Here is the rest of our items at a feast of Henry VIII, which includes roasted swan and spiced fruit cake for special occasions.
6. Black Pudding
Another popular dish -- still served in parts of England -- was black pudding. This sausage is made by filling a length of pig's intestine with the animal's boiled, congealed blood.
7. Boar's Head
A boar's head, garnished with bay and rosemary, served as the centerpiece of Christmas feasts. It certainly outdoes a floral display.
8. Roasted Swan
Roasted swan was another treat reserved for special occasions, largely because swans were regarded as too noble and dignified for everyday consumption. The bird was often presented to the table with a gold crown upon its head. To this day, English law stipulates that all mute swans are owned by the Crown and may not be eaten without permission from the Queen.
Perhaps the only type of food Henry and his court didn't consume to excess was vegetables, which were viewed as the food of the poor and made up less than 20 percent of the royal diet.
A paste made from ground almonds, sugar, and egg whites and flavored with cinnamon and pepper, marzipan was occasionally served at the end of a meal, although desserts weren't common in England until the 18th century when incredibly elaborate sugar sculptures became popular among the aristocracy.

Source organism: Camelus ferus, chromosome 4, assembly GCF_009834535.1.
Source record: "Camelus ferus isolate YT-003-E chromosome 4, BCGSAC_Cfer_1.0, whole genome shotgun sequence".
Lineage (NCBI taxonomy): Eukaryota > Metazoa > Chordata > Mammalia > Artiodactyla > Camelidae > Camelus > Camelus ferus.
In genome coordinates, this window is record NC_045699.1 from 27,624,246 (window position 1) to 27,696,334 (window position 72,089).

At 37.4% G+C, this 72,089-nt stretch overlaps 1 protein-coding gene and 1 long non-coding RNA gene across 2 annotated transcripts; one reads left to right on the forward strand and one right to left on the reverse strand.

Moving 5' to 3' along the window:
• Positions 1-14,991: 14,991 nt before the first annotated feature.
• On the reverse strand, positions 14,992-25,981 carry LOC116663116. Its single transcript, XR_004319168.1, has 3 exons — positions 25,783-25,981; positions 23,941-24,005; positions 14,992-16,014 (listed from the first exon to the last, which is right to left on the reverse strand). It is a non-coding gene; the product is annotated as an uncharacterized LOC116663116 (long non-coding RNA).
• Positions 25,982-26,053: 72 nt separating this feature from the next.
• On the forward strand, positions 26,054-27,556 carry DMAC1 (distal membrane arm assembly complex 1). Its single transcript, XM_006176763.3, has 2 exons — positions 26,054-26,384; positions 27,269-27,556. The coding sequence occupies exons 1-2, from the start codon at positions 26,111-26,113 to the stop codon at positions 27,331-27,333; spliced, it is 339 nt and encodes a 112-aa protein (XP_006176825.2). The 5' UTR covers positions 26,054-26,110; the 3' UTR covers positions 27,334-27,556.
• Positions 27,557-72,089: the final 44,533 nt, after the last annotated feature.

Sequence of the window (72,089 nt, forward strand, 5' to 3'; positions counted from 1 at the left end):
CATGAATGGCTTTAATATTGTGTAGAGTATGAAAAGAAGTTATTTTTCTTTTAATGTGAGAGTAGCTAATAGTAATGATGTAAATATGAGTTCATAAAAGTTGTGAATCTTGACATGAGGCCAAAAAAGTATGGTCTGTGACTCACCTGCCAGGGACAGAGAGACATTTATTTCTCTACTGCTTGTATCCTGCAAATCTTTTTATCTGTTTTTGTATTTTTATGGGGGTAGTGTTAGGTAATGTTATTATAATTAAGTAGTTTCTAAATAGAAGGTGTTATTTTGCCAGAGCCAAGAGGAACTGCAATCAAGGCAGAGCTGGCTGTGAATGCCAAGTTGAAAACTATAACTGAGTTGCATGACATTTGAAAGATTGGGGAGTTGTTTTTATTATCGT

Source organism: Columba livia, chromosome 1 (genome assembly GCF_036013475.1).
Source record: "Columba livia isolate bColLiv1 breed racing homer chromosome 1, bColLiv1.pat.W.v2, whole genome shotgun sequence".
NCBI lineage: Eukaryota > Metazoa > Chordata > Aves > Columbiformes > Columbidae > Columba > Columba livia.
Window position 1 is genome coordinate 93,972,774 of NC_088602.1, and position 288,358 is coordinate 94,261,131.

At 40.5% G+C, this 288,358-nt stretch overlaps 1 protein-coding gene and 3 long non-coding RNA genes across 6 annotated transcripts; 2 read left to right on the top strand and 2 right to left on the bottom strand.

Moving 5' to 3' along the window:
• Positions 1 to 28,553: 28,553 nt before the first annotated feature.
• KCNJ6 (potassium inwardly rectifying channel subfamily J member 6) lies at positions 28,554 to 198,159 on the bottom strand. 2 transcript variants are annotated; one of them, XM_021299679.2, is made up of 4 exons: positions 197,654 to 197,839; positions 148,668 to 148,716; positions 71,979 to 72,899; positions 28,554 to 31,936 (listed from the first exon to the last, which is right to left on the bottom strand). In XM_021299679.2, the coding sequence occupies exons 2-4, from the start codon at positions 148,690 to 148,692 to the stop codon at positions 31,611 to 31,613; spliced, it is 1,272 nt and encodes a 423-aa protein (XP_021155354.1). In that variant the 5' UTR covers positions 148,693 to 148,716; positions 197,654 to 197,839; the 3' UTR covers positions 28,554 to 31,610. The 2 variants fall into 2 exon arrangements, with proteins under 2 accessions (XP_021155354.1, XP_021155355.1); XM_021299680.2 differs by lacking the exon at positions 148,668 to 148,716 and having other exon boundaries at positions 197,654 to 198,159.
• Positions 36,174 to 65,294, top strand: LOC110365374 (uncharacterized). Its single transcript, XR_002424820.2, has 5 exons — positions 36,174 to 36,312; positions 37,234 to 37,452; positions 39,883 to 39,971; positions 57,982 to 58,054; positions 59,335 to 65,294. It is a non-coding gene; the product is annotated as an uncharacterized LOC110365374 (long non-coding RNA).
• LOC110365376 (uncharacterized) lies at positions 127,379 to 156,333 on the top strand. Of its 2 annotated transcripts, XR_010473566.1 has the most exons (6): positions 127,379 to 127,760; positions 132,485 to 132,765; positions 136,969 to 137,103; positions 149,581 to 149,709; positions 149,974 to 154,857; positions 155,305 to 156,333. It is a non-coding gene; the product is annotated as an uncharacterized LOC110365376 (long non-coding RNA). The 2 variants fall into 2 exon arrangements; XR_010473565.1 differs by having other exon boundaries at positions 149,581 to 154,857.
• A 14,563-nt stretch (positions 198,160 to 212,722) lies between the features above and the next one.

11. Spiced Fruitcake
The exception to the no dessert rule was during the Twelfth Night banquet on January 6, when a special spiced fruitcake containing a dried pea (or bean) was served. Whoever found the pea would be king or queen of the pea (or bean) and was treated as a guest of honor for the remainder of the evening.
12. Wine and Ale
All this food was washed down with enormous quantities of wine and ale. Historians estimate that 600,000 gallons of ale (enough to fill an Olympic-size swimming pool) and around 75,000 gallons of wine (enough to fill 1,500 bathtubs) were drunk every year at Hampton Court Palace.
Helen Davies, Marjorie Dorfman, Mary Fons, Deborah Hawkins, Martin Hintz, Linnea Lundgren, David Priess, Julia Clark Robinson, Paul Seaburn, Heidi Stevens, and Steve Theunissen